We all know that proper hydration is quite important and most of us (should) try to drink about 1.5 litres a day (perhaps more in hot weather or when exercising). But what sort of water?

Recent decades have seen a huge increase in the demand for bottled water. This water may be sourced from natural springs, dolomite lakes, treatment pants, etc. Typically, bottled water comes in plastic bottles. Bottled water is expensive and bad for the environment (plastics, microplastics, transportation, landfill use….) but is it healthier?

Tap water is generally supplied by municipalities, who run the water treatment and distribution service. In South Africa’s larger and well run cities the quality of tap water remains good in general and it is considered safe to drink. But is smaller municipalities the situation varies, with some doing a good job of water-supply and others not (reasons for this are beyond the scope of this article). Many South Africans just do not trust tap water. Tap availability is a problem for many people who live in informal settlements.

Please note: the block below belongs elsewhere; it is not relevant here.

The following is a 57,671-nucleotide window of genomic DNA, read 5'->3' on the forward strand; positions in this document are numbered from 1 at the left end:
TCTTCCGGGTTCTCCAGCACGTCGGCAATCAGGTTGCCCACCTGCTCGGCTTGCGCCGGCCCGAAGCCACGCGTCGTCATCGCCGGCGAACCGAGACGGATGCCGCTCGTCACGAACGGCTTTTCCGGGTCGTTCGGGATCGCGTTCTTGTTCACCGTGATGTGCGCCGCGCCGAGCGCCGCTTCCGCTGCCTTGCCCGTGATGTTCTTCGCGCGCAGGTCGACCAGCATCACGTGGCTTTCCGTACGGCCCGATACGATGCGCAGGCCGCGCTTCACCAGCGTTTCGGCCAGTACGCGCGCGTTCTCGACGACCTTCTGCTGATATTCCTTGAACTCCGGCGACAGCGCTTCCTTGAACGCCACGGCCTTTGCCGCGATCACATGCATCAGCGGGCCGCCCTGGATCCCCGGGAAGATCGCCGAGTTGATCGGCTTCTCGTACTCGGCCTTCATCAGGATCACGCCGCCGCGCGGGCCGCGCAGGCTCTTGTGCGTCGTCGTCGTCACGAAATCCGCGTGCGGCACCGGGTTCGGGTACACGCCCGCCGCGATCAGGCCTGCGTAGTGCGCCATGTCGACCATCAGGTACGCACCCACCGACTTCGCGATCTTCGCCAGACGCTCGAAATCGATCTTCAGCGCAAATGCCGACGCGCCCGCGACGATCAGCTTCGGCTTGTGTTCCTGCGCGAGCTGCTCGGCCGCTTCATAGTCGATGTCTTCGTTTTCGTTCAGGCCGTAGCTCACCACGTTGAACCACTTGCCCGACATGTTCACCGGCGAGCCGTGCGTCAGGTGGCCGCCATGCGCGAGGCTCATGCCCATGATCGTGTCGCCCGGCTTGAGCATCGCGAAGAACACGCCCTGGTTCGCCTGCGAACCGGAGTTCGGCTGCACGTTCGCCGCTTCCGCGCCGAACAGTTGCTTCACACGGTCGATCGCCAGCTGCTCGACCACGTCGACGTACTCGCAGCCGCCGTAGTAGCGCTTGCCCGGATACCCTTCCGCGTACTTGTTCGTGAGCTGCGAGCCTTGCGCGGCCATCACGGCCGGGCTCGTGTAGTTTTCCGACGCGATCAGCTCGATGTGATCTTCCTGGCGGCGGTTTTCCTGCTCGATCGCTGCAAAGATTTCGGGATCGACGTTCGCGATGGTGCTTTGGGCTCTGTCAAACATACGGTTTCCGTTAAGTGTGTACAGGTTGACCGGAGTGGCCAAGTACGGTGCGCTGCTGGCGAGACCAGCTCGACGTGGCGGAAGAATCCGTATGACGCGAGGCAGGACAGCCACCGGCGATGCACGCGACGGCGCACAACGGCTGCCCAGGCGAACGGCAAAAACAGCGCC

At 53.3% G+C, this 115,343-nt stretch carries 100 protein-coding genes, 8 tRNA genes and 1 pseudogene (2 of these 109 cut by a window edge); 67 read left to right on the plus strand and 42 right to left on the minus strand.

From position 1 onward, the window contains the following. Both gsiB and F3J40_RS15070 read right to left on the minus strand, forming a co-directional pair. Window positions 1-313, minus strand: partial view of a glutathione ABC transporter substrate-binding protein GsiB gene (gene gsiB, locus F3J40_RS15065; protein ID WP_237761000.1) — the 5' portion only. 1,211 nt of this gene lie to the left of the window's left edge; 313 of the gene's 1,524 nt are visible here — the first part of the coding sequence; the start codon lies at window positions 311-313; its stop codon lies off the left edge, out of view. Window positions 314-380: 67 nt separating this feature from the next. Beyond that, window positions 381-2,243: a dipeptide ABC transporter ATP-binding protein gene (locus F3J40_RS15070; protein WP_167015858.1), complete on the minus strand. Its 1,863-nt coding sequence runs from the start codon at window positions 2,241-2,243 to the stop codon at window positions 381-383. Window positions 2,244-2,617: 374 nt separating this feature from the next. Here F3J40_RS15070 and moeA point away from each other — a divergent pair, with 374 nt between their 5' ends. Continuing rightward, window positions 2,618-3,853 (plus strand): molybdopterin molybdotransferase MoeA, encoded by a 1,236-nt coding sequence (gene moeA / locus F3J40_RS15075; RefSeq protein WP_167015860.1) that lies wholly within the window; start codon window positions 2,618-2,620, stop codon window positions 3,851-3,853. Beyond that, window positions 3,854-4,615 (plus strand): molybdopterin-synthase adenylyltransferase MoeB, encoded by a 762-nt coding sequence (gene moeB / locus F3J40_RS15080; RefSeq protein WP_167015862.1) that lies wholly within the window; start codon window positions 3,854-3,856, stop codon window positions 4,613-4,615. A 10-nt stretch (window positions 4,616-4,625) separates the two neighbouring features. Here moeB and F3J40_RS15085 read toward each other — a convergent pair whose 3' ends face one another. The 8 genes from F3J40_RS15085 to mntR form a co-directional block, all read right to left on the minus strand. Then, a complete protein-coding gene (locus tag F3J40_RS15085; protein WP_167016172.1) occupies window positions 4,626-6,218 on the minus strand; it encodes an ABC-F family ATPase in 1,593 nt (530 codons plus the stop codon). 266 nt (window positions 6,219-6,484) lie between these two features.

Bottled water is nearly always safe from a microbiological perspective: it is clean and uncontaminated by bugs. But it may certain BPAs and other chemicals that can leach from some types of plastic, especially when stored long term or used repeatedly. BPA-free bottles are increasingly widely used these days, which largely removes this concern.

Domestic water filters (various brands and technologies are available) are a smart option for improving the safety and taste of tap water. These make good options for middle-class families who can afford the initial cost of these filters (they are not cheap).

Reverse osmosis is a type of water treatment that is becoming more and more common. It is a simple and effective way to improve the safety and quality of tap water. Many small shops and supermarkets sell reverse-osmosis (RO) water. RO water is perhaps the cheapest and most practical option for most South Africans looking for better drinking water.

We all need to drink water. Most of need to drink more water. If you feel confident in your tap water, we recommend drinking that. We believe that most South Africans in large cities can trust tap water in mid-2021. If you are concerned we suggest trying reverse osmosis water or installing a water filter at home.